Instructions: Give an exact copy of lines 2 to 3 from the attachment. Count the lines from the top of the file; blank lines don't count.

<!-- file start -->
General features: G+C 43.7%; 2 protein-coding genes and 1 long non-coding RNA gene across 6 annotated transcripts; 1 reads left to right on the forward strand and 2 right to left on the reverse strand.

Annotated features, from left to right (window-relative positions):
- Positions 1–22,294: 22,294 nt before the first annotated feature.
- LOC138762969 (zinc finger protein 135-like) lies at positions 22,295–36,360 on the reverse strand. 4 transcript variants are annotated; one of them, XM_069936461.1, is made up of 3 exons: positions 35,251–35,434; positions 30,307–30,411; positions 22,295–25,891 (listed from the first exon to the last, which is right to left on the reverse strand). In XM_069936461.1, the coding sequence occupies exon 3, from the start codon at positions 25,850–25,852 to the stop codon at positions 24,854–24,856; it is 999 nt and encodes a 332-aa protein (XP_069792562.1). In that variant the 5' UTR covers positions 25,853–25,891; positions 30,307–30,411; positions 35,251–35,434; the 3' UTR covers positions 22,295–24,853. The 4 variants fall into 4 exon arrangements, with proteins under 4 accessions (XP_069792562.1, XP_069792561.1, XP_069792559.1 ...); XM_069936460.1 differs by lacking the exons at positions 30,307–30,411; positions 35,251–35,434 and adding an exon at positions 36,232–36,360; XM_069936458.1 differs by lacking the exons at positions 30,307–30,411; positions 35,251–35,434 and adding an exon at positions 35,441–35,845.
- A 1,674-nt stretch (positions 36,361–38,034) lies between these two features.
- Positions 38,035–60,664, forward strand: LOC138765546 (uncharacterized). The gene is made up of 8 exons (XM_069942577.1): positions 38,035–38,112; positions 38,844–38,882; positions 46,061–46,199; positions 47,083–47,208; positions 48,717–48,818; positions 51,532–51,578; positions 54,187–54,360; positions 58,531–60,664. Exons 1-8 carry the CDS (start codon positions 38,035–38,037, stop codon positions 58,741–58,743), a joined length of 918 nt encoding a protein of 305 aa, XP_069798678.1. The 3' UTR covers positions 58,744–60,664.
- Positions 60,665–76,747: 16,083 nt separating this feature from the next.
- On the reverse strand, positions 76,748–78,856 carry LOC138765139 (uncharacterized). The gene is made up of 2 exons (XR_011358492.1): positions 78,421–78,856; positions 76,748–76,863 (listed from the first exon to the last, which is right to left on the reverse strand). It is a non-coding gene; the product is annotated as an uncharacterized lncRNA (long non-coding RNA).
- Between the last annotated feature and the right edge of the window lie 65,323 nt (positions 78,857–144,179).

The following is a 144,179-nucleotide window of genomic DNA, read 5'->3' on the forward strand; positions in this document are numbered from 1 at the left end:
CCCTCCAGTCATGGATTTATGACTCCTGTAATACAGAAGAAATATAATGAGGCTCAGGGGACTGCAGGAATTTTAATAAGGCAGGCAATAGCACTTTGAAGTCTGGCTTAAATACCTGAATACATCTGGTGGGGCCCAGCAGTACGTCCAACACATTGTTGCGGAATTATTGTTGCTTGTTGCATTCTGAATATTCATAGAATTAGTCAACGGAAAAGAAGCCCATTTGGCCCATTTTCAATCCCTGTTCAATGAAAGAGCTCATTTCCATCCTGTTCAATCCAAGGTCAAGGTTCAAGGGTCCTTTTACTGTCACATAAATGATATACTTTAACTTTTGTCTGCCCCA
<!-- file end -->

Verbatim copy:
Annotated features, from left to right (window-relative positions):
- Positions 1–22,294: 22,294 nt before the first annotated feature.